You too can be a sexy data unicorn — and other lessons from my first DataDive

Monday, July 30th, 2018

Here are 5 surprising things I learned while covering a DataDive hackathon at Google’s NYC headquarters

On opening night, data scientist Shubin Li, a Data Ambassador for DataKind, talks with volunteers about the projects they can work on. (Photos by Alison Bert)

Alison Bert is Executive Editor of Strategic Communications at Elsevier. (Photo by Tim Lamorte)

That was me with the camera, taking your picture and pestering you to explain stuff when you emerged from your data scrums. Last month, more than 100 of you spent a weekend at Google headquarters in Manhattan, creating technology solutions for organizations that make sure citizens are included in international development.

It was a DataDive by DataKind, a global nonprofit organization that is “harnessing the power of data science in the service of humanity.” Their DataDives unite tech-savvy volunteers with nonprofits to develop solutions that help the organizations achieve their missions.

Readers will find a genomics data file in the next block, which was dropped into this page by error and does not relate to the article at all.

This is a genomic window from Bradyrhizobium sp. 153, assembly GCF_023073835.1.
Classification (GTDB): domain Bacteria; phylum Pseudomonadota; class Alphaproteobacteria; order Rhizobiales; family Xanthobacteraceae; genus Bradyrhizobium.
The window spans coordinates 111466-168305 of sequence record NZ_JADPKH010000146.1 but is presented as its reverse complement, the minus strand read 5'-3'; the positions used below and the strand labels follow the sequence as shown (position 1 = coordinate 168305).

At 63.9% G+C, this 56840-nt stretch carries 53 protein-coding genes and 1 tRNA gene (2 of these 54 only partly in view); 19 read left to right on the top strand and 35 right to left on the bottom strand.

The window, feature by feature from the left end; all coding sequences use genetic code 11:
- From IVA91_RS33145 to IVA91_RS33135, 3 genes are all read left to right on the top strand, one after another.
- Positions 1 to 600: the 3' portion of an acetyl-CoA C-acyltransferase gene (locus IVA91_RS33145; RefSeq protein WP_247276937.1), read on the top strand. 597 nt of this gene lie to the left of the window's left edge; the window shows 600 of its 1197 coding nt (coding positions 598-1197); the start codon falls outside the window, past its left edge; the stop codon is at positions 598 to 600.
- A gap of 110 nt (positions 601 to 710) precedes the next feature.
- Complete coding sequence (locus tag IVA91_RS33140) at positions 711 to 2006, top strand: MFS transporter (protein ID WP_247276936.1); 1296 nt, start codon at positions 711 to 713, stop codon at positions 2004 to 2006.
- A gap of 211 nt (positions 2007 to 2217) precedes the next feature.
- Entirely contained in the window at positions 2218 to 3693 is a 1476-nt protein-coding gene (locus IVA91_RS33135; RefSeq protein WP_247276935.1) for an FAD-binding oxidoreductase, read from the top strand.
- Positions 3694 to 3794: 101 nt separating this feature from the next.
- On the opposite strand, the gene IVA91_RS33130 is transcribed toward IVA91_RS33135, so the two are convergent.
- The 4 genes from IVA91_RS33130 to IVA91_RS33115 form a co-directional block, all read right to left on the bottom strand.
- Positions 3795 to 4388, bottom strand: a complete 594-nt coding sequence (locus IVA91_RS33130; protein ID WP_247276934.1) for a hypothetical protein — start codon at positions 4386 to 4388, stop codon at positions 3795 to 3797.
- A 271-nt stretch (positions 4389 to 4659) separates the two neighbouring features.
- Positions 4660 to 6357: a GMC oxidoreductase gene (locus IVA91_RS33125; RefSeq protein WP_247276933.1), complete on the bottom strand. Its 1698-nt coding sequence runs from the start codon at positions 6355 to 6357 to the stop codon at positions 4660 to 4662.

With the Elsevier Foundation as a sponsor and several of my Elsevier colleagues volunteering, I was there to do live coverage. After all, my expertise is journalism, and even though I write about my company’s data science and technology initiatives, I certainly had nothing to contribute directly to the DataDive.

Or did I? That leads to my first takeaway.

1. There’s a place for everyone – even those of us with “non-technical” skills.

Many of these volunteers were experts in data science, coding, statistical analysis, and other aspects of technology. That’s usually the case at a hackathon, so I never pictured myself actually participating in one.

But then I heard the organizers inviting people with “non-technical skills” to work alongside these experts. The skills they mentioned included project management, manually classifying data sets, research, Q&A testing and documentation. That got me thinking of other ways us “non-technicals” could contribute.